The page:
To make this determination, the Commissioner employs a five-step, sequential
evaluation process. See 20 C.F.R. §§ 404.1520, 416.920 (2011).
(1) Is the person presently unemployed?
(2) Is the person’s impairment severe?
(3) Does the person’s impairment meet or equal one of the specific
impairments set forth in 20 C.F.R. Pt. 404, Subpt. P, App. 1 [the Listing of
(4) Is the person unable to perform his or her former occupation?
(5) Is the person unable to perform any other work within the economy?
A “physical or mental impairment” is one resulting from anatomical, physiological, or psychological
abnormalities that are demonstrable by medically acceptable clinical and laboratory diagnostic
An affirmative answer to any of the above questions leads either to the next
question, or, on steps three and five, to a finding of disability. A negative
answer to any question, other than step three, leads to a determination of
McDaniel v. Bowen, 800 F.2d 1026, 1030 (11th Cir. 1986).3
The burden of proof rests on a claimant through Step 4. See Phillips v. Barnhart,
357 F.3d 1232, 1237-39 (11th Cir. 2004). A claimant establishes a prima facie case of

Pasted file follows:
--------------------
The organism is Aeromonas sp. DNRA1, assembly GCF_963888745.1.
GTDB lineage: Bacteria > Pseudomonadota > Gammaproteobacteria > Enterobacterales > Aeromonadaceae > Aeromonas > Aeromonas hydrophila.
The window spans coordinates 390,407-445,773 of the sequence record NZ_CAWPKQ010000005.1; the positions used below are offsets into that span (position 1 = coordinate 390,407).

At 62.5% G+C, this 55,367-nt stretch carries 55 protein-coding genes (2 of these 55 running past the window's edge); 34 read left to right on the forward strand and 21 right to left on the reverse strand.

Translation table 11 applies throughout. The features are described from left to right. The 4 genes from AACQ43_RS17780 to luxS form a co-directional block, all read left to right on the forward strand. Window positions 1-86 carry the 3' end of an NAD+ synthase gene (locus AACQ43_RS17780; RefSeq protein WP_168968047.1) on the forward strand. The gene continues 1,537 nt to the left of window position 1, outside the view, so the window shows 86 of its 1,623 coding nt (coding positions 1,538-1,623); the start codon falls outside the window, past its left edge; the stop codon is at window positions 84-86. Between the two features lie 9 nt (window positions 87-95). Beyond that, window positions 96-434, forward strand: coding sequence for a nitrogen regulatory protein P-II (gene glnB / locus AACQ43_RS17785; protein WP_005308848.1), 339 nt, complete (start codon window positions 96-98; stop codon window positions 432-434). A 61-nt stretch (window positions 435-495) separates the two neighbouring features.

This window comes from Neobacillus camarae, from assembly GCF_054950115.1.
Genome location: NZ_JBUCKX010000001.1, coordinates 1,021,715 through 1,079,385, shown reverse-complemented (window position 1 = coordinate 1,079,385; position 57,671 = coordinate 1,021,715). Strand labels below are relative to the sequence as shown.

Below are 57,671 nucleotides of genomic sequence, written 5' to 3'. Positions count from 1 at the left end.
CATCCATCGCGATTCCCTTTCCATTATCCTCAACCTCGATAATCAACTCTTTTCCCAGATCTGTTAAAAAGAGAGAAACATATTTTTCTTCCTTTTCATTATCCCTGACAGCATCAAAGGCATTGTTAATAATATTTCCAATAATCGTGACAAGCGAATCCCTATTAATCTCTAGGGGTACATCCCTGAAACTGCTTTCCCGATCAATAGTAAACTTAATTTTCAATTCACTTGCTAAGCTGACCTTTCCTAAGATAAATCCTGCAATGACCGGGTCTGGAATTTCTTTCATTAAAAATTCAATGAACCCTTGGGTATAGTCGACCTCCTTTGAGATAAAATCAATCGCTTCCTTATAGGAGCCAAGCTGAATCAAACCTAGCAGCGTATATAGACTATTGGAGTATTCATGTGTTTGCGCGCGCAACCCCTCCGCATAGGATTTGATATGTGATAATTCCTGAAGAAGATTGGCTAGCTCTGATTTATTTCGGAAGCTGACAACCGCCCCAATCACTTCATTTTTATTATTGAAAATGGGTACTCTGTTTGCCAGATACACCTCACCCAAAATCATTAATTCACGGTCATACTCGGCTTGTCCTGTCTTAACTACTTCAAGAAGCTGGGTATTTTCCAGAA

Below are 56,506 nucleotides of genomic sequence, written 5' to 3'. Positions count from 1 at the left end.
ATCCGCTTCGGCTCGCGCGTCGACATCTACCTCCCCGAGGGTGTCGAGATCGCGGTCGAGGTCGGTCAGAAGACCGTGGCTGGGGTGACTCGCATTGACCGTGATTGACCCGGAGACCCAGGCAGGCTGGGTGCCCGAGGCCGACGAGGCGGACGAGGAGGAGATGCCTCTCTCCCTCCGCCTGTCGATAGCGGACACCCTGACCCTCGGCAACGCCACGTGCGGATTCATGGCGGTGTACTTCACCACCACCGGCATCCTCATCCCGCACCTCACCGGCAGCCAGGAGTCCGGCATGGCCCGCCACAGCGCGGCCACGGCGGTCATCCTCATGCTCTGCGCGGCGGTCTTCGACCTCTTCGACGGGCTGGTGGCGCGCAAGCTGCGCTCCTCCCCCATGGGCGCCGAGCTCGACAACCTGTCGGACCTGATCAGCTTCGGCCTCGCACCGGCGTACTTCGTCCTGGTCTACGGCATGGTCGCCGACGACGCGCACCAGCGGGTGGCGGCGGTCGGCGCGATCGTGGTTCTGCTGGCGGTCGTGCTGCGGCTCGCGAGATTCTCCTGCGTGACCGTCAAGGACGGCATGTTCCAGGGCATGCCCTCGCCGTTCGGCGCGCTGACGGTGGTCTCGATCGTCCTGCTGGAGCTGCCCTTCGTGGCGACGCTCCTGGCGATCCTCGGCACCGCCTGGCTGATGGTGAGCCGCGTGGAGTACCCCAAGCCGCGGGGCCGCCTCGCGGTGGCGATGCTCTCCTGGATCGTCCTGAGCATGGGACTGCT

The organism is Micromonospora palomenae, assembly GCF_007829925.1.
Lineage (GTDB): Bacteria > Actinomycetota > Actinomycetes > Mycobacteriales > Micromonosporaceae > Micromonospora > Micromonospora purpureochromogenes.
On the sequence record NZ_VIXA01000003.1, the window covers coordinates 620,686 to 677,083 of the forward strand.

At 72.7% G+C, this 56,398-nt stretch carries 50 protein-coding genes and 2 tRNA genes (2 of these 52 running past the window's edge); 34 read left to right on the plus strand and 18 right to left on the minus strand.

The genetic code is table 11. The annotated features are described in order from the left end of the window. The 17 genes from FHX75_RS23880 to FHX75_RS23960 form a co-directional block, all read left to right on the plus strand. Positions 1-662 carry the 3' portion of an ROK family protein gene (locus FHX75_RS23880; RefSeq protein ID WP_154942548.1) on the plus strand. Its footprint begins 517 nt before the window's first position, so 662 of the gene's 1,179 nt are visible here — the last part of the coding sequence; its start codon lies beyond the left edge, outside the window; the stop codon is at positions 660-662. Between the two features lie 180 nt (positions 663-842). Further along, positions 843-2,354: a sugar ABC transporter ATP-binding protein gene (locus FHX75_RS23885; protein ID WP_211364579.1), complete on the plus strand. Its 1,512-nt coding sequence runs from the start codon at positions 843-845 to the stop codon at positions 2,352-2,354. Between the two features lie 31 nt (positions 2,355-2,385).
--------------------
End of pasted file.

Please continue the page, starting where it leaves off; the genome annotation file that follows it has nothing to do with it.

qualifying disability once they have carried the burden of proof from Step 1 through Step
4. At Step 5, the burden shifts to the Commissioner, who must then show there are a
significant number of jobs in the national economy the claimant can perform. Id.
To perform the fourth and fifth steps, the ALJ must determine the claimant’s
Residual Functional Capacity (“RFC”). Id. at 1238-39. The RFC is what the claimant is
still able to do despite the claimant’s impairments and is based on all relevant medical
and other evidence. Id. It may contain both exertional and nonexertional limitations. Id.
at 1242-43. At the fifth step, the ALJ considers the claimant’s RFC, age, education, and
work experience to determine if there are jobs available in the national economy the
claimant can perform. Id. at 1239. To do this, the ALJ can either use the Medical
Vocational Guidelines4 (“grids”) or call a vocational expert (“VE”). Id. at 1239-40.
The grids allow the ALJ to consider factors such as age, confinement to sedentary
McDaniel is a supplemental security income case (SSI). The same sequence applies to disability